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Keeping Your Shape in A Relationship

For many men, keeping their shape goes no further than concerns about physical appearance: am I too fat, am I too thin, should I diet or try to build up more muscle? If desired, our physical shape can usually be altered with a little effort and will power.

But in a world where men often place great value on physical attractiveness and external desirability, the shape of our inner selves is often neglected.

How familiar are we with a sense of our own inner boundaries and how easily are we able to hold on to this shape when entering intimate relationships with others?

Our personalities and sense of self are formed in childhood and adolescence and this has an influence on the nature of our intimate relationships in adult life.

If we reach adolescence with an impoverished sense of our own self, then it may be more difficult to keep our shape within an intimate sexual relationship.

Falling in love can be exhilarating and we can feel happier, more confident and more alive.

However the patterns of our early childhood relationships help to inform our current, adult ones.

If the early patterns of intimacy are healthy enough then we are able to deal with the more uncomfortable aspects of being in a relationship. That is, the times of uncertainty, frustration, doubt , anxiety and confusion which are perhaps common to all relationships, particularly in the early stages.

We can project all sorts of fantasies and feelings from our childhood onto our present day loved one. For example, feelings of low self esteem could be expressed as; "how can he possibly love someone as worthless as me?" or you may find yourself brimming with anger because he never does the dishes.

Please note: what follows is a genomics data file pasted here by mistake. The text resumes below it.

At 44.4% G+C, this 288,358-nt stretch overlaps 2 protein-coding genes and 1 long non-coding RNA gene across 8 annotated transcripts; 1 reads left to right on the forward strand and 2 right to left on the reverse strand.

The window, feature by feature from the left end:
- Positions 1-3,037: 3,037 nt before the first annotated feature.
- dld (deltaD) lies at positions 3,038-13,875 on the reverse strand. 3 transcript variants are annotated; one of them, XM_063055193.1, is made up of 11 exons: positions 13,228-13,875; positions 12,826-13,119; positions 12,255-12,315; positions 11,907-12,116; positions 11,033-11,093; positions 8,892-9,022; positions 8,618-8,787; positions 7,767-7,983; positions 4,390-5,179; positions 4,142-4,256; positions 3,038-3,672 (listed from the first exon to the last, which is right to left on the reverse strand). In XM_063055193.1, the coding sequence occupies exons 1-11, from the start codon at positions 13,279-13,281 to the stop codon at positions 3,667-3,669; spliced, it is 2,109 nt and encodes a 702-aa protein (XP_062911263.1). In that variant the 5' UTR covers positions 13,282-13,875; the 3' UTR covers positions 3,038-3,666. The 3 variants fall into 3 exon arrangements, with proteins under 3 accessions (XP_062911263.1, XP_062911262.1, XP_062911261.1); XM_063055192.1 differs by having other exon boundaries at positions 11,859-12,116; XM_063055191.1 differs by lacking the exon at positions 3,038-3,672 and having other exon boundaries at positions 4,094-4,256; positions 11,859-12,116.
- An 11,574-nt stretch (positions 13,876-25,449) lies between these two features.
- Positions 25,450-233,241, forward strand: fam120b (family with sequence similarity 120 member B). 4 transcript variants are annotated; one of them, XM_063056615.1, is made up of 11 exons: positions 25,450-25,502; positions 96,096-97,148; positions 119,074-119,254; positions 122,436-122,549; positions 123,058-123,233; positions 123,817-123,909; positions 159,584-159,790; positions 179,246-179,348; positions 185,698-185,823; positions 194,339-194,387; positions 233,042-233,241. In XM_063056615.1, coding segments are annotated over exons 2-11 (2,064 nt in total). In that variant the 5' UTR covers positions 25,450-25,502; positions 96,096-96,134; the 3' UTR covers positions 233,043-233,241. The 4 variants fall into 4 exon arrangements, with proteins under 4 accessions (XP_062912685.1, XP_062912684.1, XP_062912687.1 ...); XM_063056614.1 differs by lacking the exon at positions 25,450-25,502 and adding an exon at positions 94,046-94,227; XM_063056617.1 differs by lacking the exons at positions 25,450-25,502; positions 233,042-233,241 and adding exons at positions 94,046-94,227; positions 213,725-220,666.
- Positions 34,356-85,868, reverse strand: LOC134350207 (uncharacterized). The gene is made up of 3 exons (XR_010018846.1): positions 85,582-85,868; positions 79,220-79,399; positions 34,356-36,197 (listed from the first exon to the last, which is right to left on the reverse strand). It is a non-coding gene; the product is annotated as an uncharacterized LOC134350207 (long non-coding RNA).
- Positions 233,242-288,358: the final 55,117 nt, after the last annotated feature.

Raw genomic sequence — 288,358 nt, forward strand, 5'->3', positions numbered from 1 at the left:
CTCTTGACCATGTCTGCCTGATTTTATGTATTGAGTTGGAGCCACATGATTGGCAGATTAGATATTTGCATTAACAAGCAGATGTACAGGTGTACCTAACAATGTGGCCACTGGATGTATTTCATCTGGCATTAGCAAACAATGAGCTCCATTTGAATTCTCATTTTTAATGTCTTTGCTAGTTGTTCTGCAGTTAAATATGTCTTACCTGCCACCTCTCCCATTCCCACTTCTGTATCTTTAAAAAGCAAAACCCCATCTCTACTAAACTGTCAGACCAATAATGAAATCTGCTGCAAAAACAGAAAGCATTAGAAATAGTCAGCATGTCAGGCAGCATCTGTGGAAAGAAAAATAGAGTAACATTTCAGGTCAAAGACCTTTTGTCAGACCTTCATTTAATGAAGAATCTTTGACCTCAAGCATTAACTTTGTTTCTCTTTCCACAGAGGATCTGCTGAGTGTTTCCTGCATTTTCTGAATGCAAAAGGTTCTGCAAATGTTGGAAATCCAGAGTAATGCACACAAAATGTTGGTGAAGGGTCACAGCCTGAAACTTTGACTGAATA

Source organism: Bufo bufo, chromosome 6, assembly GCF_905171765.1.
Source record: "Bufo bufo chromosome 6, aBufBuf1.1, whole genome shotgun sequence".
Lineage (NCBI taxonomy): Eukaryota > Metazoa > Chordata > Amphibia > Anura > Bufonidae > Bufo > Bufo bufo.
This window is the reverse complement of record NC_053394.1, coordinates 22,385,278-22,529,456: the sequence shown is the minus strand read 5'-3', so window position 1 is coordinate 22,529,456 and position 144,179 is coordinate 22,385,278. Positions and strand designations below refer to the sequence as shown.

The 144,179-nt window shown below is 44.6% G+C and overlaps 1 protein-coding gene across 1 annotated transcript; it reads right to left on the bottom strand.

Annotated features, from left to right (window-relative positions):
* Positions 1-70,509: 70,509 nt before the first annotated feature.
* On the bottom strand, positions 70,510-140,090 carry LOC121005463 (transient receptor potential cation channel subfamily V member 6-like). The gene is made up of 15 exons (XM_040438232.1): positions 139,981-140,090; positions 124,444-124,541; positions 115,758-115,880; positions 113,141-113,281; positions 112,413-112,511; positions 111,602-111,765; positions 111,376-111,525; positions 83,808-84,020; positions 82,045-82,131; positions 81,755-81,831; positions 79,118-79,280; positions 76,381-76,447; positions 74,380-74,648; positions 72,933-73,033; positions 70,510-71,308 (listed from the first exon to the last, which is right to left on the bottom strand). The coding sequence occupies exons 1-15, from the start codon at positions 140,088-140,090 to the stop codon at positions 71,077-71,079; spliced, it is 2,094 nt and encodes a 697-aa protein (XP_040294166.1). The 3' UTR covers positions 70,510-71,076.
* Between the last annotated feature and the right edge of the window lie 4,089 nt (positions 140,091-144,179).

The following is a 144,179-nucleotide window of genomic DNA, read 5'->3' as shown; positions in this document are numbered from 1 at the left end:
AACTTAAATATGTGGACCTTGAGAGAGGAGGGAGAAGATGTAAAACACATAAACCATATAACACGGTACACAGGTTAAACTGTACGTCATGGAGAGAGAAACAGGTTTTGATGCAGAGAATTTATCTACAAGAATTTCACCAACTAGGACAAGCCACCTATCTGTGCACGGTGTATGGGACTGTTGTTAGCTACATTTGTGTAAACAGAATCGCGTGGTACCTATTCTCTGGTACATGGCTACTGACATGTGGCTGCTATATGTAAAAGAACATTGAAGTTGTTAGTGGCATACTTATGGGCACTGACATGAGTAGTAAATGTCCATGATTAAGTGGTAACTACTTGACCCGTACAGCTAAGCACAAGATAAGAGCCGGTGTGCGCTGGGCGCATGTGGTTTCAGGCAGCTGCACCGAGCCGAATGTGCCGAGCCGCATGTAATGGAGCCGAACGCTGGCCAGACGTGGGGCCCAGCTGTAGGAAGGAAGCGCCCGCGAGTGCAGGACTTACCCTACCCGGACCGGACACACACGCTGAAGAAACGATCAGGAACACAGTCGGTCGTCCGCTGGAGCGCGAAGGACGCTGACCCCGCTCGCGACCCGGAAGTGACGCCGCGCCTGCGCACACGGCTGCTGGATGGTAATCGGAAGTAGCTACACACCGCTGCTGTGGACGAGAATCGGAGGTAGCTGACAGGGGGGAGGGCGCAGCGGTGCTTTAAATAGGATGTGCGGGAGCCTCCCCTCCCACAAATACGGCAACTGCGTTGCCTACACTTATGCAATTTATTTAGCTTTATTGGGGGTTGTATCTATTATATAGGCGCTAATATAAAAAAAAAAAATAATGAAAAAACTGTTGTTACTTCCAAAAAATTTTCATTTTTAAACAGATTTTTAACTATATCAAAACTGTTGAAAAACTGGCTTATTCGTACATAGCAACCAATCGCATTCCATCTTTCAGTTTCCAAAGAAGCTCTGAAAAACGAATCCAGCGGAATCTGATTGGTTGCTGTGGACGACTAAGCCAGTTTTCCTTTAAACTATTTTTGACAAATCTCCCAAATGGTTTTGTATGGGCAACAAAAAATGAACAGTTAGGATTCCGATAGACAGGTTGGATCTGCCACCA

Both can be just as disabling. It can mean that you give away our own potency as well as radically alter your shape. You may feel inflexible and rigid, or may experience feeling overwhelmed and out of control. You might respond by becoming withdrawn and uncommunicative or by feeling insecure and becoming demanding and possessive.

These dynamics are common to most long term relationships and need not be a problem if you are able to untangle yourself enough to be aware of what is really going on.

Such feelings might not belong to the other person, but could say more about how you feel about yourself. Feelings aroused and ways of behaving within relationships may have originated from earlier experiences in childhood relationships.

If you feel that you fall into the same, painful patterns every time, then you can ask yourself- what is it that make me feel this way and what can I do to change.

It may mean that you have to spend more time considering the boundaries of your own shape. Do you need to be more flexible, more tolerant of differences? Or do you need to nurture your own qualities of assertiveness and self confidence.

What do you like about yourself and how can you accept or change the things that you dislike? How are you able to hold onto your true shape?

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